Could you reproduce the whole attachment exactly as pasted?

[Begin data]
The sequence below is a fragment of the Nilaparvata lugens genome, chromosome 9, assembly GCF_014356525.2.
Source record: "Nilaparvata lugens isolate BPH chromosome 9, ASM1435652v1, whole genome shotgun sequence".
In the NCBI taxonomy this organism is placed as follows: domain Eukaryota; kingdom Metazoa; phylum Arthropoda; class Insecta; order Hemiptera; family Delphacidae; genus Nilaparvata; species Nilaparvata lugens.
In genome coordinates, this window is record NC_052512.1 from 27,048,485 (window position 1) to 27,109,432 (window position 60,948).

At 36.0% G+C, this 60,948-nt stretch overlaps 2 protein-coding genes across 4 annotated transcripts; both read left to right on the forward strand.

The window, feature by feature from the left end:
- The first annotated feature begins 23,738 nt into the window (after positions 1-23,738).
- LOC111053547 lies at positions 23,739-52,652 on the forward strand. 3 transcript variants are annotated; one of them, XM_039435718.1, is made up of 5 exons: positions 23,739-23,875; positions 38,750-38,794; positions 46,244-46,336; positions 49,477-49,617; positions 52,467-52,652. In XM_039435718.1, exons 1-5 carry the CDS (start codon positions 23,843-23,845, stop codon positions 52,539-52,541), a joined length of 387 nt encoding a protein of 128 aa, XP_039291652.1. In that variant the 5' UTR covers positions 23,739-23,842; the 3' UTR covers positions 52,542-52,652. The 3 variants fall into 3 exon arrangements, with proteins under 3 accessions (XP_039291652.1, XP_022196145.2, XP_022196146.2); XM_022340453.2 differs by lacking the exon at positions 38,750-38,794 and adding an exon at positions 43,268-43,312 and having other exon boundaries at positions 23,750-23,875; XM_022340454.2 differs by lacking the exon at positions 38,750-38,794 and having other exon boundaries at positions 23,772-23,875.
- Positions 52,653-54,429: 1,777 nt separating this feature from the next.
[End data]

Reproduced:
The sequence below is a fragment of the Nilaparvata lugens genome, chromosome 9, assembly GCF_014356525.2.
Source record: "Nilaparvata lugens isolate BPH chromosome 9, ASM1435652v1, whole genome shotgun sequence".
In the NCBI taxonomy this organism is placed as follows: domain Eukaryota; kingdom Metazoa; phylum Arthropoda; class Insecta; order Hemiptera; family Delphacidae; genus Nilaparvata; species Nilaparvata lugens.
In genome coordinates, this window is record NC_052512.1 from 27,048,485 (window position 1) to 27,109,432 (window position 60,948).

At 36.0% G+C, this 60,948-nt stretch overlaps 2 protein-coding genes across 4 annotated transcripts; both read left to right on the forward strand.

The window, feature by feature from the left end:
- The first annotated feature begins 23,738 nt into the window (after positions 1-23,738).
- LOC111053547 lies at positions 23,739-52,652 on the forward strand. 3 transcript variants are annotated; one of them, XM_039435718.1, is made up of 5 exons: positions 23,739-23,875; positions 38,750-38,794; positions 46,244-46,336; positions 49,477-49,617; positions 52,467-52,652. In XM_039435718.1, exons 1-5 carry the CDS (start codon positions 23,843-23,845, stop codon positions 52,539-52,541), a joined length of 387 nt encoding a protein of 128 aa, XP_039291652.1. In that variant the 5' UTR covers positions 23,739-23,842; the 3' UTR covers positions 52,542-52,652. The 3 variants fall into 3 exon arrangements, with proteins under 3 accessions (XP_039291652.1, XP_022196145.2, XP_022196146.2); XM_022340453.2 differs by lacking the exon at positions 38,750-38,794 and adding an exon at positions 43,268-43,312 and having other exon boundaries at positions 23,750-23,875; XM_022340454.2 differs by lacking the exon at positions 38,750-38,794 and having other exon boundaries at positions 23,772-23,875.
- Positions 52,653-54,429: 1,777 nt separating this feature from the next.